Saturday 18 November 2017

Bigger challenges await Irish in European end game

Munster's expansive game crushed Treviso, but Leinster struggled, writes George Hook

George Hook

George Hook

Munster had a stroll in the park against an average Treviso yesterday. However, a Northampton victory over Perpignan today would mean that a victory over the Saints in Limerick will still be crucial.

And it's ditto for Leinster. They did the job required of them last night, eventually, but before Northampton's game today, all Blue eyes will be on London Irish, who travel to the Scarlets. All the signs point to two massive showdowns next weekend, with the Irish provinces looking for the wins which will take them forward in the competition. And remember, they are both looking to avenge opening round defeats.

The first quarter in Treviso yesterday begged the question, how did Treviso beat Perpignan? The second quarter demonstrated that if their opponents descend to a wrestling match, the Italians can make life difficult for anybody.

Munster destroyed the home team by the simple application of solid coaching principles. Tony McGahan moved the ball across the park and utilised the passing skills of the entire team to create space and time.

The result was that Munster avoided indignity at the set piece and the Italians were so demoralised that they made no effort in the few scrums that did occur.

However, when the Italians got sight of the visitors' try-line and put-in at the scrum, they demolished the Munster set-piece to an embarrassing degree. The indignity of a penalty try was avoided by a dreadful decision from referee Chris White who penalised Michele Rizzo when he clearly was vastly superior to John Hayes.

The worrying question remains: can a team with the worst scrum in the competition win the trophy? Munster cannot attack off the base of the set-piece even with a player as dynamic as David Wallace.

With Denis Leamy injured and his obvious replacement Nick Williams similarly hors de combat, McGahan can either stay with the starting trio yesterday or bring in James Coughlan to No 8, which would release Wallace to the flank.

If Munster want to win this competition, a back row with Alan Quinlan at 35 and Wallace at 33 could struggle against the quicker teams. Munster need Niall Ronan despite his lack of bulk.

The first try by Denis Hurley, owed everything to Ronan O'Gara's ability to put Keith Earls into space outside his marker. Irish back play is founded on the principle of beating the rush defence by long passes to the outside centre. The risks are there as witnessed by the Australian intercept in Croke Park, when Brian O'Driscoll failed to hold on to the pass. The scheme has a high risk-and-reward component.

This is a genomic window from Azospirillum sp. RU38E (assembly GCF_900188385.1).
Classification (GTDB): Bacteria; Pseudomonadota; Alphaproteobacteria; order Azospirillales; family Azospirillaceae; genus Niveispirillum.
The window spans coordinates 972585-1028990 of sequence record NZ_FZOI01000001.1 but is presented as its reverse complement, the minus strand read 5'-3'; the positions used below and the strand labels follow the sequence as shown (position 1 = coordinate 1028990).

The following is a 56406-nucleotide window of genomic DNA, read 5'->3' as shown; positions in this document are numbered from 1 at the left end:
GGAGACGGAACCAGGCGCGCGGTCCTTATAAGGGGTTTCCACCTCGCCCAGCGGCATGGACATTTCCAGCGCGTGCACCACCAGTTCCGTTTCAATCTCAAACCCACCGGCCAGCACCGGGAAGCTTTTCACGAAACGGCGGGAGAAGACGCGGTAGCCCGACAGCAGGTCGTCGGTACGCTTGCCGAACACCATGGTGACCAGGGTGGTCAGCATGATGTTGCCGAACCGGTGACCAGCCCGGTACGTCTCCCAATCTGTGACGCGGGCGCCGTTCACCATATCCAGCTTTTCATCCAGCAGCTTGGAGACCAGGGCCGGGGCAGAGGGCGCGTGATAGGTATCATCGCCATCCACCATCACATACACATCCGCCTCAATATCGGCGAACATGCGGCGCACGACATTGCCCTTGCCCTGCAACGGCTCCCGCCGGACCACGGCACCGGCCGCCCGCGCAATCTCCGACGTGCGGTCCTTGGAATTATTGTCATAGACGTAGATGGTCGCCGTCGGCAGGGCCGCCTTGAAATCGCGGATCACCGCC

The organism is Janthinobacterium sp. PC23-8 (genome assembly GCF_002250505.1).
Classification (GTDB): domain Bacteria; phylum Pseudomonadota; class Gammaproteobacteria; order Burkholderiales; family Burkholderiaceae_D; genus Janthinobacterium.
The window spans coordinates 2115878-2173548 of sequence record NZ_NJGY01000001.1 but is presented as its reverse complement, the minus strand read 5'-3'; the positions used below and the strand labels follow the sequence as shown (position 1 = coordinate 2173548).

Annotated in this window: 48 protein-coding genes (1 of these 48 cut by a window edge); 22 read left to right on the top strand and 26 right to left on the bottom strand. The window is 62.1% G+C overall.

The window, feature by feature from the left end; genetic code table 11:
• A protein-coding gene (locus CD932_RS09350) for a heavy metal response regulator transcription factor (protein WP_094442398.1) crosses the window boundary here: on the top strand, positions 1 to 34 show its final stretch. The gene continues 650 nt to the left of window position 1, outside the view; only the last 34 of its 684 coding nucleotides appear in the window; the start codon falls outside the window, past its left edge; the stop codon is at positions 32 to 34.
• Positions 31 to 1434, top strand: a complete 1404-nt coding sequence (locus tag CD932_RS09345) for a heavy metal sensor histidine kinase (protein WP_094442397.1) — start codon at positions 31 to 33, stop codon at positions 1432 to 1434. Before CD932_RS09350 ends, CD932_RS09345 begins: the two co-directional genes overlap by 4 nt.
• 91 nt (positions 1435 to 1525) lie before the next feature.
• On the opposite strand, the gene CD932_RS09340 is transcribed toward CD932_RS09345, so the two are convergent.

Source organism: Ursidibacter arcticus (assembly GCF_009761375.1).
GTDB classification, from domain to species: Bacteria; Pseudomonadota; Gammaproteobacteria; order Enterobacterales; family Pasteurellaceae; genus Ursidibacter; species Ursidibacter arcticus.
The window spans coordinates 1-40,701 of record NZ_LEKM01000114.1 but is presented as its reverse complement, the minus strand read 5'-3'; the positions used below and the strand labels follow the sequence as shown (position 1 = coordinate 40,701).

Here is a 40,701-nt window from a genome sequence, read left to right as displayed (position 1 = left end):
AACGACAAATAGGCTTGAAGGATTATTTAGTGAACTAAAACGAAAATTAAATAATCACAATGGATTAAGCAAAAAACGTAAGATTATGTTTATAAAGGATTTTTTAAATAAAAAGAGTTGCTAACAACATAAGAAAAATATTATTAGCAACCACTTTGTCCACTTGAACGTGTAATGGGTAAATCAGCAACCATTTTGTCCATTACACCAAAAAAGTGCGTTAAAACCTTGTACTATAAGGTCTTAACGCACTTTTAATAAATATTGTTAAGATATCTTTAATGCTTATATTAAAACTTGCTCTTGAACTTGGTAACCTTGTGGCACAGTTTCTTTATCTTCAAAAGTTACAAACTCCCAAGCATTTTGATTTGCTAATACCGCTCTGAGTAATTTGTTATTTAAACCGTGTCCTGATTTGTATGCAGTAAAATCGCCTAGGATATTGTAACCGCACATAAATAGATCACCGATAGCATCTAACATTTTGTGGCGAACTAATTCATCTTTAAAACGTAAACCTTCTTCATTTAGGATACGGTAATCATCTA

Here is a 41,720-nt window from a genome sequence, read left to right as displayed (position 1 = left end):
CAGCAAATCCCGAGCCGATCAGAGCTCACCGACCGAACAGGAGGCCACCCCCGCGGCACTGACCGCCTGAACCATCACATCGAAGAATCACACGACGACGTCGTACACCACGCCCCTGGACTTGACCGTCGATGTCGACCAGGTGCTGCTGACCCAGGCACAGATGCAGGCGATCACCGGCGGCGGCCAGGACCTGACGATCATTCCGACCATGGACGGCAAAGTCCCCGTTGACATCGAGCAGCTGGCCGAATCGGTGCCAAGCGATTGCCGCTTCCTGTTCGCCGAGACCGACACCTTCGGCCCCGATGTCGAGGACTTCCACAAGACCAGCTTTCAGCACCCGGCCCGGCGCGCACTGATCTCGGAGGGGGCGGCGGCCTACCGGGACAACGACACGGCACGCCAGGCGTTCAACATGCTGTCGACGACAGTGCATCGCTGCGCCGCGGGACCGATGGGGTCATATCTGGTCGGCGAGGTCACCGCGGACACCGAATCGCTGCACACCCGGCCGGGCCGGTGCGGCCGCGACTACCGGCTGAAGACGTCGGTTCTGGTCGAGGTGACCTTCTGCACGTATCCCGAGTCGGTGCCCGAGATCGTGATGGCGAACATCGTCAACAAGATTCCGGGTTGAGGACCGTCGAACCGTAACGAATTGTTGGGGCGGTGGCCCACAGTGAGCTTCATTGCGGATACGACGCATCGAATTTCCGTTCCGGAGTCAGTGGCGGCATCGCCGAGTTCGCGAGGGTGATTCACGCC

The big difference between the professional and amateur eras is that the modern player is an immeasurably better passer off either hand. Interestingly, the first two scores came from passes off the left or weaker hand of the three quarters. In the good old days, right wings spent their month without a pass while their more fortunate colleagues on the other side received whatever was going.

The issue with the breakdown law was made crystal clear in the opening minutes. Munster ran the ball out of their own 22 and were promptly penalised at the ruck. Marius Goosen pulled the kick wide but the penalty showed just why teams engage in aerial ping pong rather than risk giving away kicks in their own half.

Happily, Munster were made of sterner stuff or were less afraid of their opponents and continued the expansive plans of the coach. It will be interesting to see the mindset when faced with the sterner test of Northampton.

The match was watched by Nick Mallett, who faces the unenviable task of trying to survive in the Six Nations championship without Sergio Parisse, the finest No 8 in the world.

Treviso were Italy in microcosm: strong at the set-piece, aggressive in the physical confrontation but appalling in defence. It looks like a tough new year for the South African coach.

Despite the problems in the scrum, it is difficult to look beyond Munster, Toulouse, Clermont and the winner of the Leinster/London Irish group. That breakdown also has connotations for the championship. The Top 14 competition in France seems to be nothing for Gallic rugby and O'Gara's control and passing suggest that the No 10 debate for the opening game against Italy will still open up to the wire.

This may not be a vintage year for European club rugby but the expectation that the French would be eager to win the trophy in Paris does not seem credible. Indeed, the contradiction between domestic and foreign competition continues to dog the Heineken Cup. It must be an object of discussion in the corridors of the ERC. Selecting sub-standard teams after the early rounds distorts the pools in the same way that the Italians have done since the competition's inception.

Munster and Leinster will not care how another triumph is manufactured. Yesterday showed that are in rude health even if creaking in some sectors.

Sunday Independent

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